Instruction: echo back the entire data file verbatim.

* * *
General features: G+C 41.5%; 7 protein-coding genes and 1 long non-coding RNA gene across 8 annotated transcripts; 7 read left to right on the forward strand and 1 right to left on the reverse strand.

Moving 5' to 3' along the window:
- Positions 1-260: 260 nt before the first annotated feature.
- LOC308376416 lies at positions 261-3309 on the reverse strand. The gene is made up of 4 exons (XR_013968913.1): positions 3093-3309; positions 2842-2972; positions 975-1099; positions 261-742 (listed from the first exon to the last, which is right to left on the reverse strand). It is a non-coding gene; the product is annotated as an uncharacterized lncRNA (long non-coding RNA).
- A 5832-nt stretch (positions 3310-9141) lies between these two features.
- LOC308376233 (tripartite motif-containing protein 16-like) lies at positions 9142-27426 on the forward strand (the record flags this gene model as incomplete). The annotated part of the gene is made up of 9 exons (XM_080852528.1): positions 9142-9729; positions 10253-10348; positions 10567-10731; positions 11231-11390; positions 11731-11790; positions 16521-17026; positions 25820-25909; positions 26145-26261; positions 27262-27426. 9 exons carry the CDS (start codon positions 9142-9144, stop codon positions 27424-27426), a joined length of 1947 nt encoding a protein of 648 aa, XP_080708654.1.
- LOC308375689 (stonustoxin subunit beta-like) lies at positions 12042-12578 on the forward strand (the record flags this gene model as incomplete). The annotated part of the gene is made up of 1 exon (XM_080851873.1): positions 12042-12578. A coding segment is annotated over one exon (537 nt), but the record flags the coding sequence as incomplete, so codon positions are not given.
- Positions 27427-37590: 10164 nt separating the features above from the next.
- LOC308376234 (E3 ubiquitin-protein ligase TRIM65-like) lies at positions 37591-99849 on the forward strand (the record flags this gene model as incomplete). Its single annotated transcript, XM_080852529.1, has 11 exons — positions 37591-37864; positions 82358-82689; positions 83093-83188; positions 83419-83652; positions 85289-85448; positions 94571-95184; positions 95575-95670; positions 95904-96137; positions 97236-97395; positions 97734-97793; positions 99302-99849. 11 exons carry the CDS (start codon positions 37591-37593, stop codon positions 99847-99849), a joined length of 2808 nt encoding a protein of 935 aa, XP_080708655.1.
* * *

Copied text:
General features: G+C 41.5%; 7 protein-coding genes and 1 long non-coding RNA gene across 8 annotated transcripts; 7 read left to right on the forward strand and 1 right to left on the reverse strand.

Moving 5' to 3' along the window:
- Positions 1-260: 260 nt before the first annotated feature.
- LOC308376416 lies at positions 261-3309 on the reverse strand. The gene is made up of 4 exons (XR_013968913.1): positions 3093-3309; positions 2842-2972; positions 975-1099; positions 261-742 (listed from the first exon to the last, which is right to left on the reverse strand). It is a non-coding gene; the product is annotated as an uncharacterized lncRNA (long non-coding RNA).
- A 5832-nt stretch (positions 3310-9141) lies between these two features.
- LOC308376233 (tripartite motif-containing protein 16-like) lies at positions 9142-27426 on the forward strand (the record flags this gene model as incomplete). The annotated part of the gene is made up of 9 exons (XM_080852528.1): positions 9142-9729; positions 10253-10348; positions 10567-10731; positions 11231-11390; positions 11731-11790; positions 16521-17026; positions 25820-25909; positions 26145-26261; positions 27262-27426. 9 exons carry the CDS (start codon positions 9142-9144, stop codon positions 27424-27426), a joined length of 1947 nt encoding a protein of 648 aa, XP_080708654.1.
- LOC308375689 (stonustoxin subunit beta-like) lies at positions 12042-12578 on the forward strand (the record flags this gene model as incomplete). The annotated part of the gene is made up of 1 exon (XM_080851873.1): positions 12042-12578. A coding segment is annotated over one exon (537 nt), but the record flags the coding sequence as incomplete, so codon positions are not given.
- Positions 27427-37590: 10164 nt separating the features above from the next.
- LOC308376234 (E3 ubiquitin-protein ligase TRIM65-like) lies at positions 37591-99849 on the forward strand (the record flags this gene model as incomplete). Its single annotated transcript, XM_080852529.1, has 11 exons — positions 37591-37864; positions 82358-82689; positions 83093-83188; positions 83419-83652; positions 85289-85448; positions 94571-95184; positions 95575-95670; positions 95904-96137; positions 97236-97395; positions 97734-97793; positions 99302-99849. 11 exons carry the CDS (start codon positions 37591-37593, stop codon positions 99847-99849), a joined length of 2808 nt encoding a protein of 935 aa, XP_080708655.1.